localStorage.removeItem(‘key’)
sessionStorage.removeItem(‘key’)

// Clear storage
localStorage.clear();
sessionStorage.clear();

Using HTML5 Web Storage

You should know that HTML5 Storage is based on named key/value pairs and you need to store data based on a named key, and then retrieving that data with the same key. The named key is a string. Although, the data can be of any type supported by JavaScript, such as strings, Booleans, integers, or floats, however the data is actually stored as a string. If you are storing and retrieving anything other than strings, you need to use functions like parseInt() or parseFloat() to coerce your retrieved data into the expected JavaScript data type.

Interface Storage
{
Getter any getItem(in DOMString key);
Setter creator void setItem(in DOMString key, in any data);
};

Here in the above code, calling setItem() with a named key that already exists will silently overwrite the previous value and calling getItem() with a non-existent key will return null value rather than throwing an exception.

You can treat the localStorage object as an associative array just like other JavaScript objects. Instead of using the getItem() and setItem() methods, you can simply use square brackets. For example, go through the below given snippet of code:

Var foo = localStorage.getItem(“bar”);
// …
localStorage.setItem(“bar”, foo);
…could be rewritten to use square bracket syntax instead:
var foo = localStorage[“bar”];

// …
localStorage[“bar”] = foo;
Also, for removing the value for a given named key, and clearing the entire storage area or in other words you can say deleting all the keys and values at once, there are several methods. For Example:

Interface Storage
{
deleter void removeItem(in DOMString key);
Void clear();
};

Here, calling removeItem() method with a non-existent key will do nothing.

Finally, there is a property to get the total number of values in the storage area, and to iterate through all of the keys by index in order to get the name of each key.

Interface Storage
{
Readonly attribute unsigned long length;
Getter DOMString key(in unsigned long index);
};

Here, calling key() function with an index that is not between 0–(length-1), and hence, the function will return null.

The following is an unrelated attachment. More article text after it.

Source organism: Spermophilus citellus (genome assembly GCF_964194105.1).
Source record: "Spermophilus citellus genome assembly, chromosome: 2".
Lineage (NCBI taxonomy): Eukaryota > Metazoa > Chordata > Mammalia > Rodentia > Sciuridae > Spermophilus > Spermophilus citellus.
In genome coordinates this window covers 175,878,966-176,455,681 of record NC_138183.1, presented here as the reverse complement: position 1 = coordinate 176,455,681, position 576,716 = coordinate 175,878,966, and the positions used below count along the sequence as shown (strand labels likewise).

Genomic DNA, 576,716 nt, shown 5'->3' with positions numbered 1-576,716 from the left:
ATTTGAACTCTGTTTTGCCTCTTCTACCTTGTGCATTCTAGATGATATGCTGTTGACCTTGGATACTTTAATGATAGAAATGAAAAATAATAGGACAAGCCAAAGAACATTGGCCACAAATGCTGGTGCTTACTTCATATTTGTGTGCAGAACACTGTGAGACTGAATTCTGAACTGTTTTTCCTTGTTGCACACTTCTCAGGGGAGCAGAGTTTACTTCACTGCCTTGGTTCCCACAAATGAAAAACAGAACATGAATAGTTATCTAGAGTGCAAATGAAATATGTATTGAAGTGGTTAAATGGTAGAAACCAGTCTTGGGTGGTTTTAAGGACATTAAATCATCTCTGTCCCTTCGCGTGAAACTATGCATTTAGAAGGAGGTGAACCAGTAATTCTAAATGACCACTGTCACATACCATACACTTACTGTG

Security Concerns

If you will take security concerns of using Web Storage, you should be aware of the fact that, using Web Storage is really not more secure in comparison to cookies. As it is universally known that, with greater power brings greater responsibility with it, in the same manner while using Web Storage, one should be very aware of its security aspects. It is advisable that neither store sensitive data like passwords and credit card numbers on the client-side, nor send this kind of data to the client.

However, SSL does a great deal of resolving security issues and means that the client and server must communicate only encrypted data. This is the reason why you see more and more websites using the more secure https protocol.

Conclusion:

Going through the above post, one thing must have become clear to you that Web Storage are just like cookies which store all the information like user preference, login information, etc locally and which can be turned on/off by the user. Locally stored information allows sites to authenticate, store site preferences, remember shopping cart contents, or identify a server-based session. HTML5 came up with a well structured, consolidate and standardize client side storage solution which is categorized into three approaches, i.e. LocalStorage, SessionStorage and Database storage. HTML5 web storage is designed to store name/value pairs on the web client. Overall, we can say that the entire mechanism of the HTML5 web storage is remarkable to such an extent that it has brought revolution in the web application development.

Jennifer Adam

The area of interest of Jennifer Adam is to cater technologically advanced and powerful tool which works remarkably with multiple browsers and devices. Being a talented professional of inkyROBO, she is capable of implementing the innovative ideas and also loves to write inspiration blogs.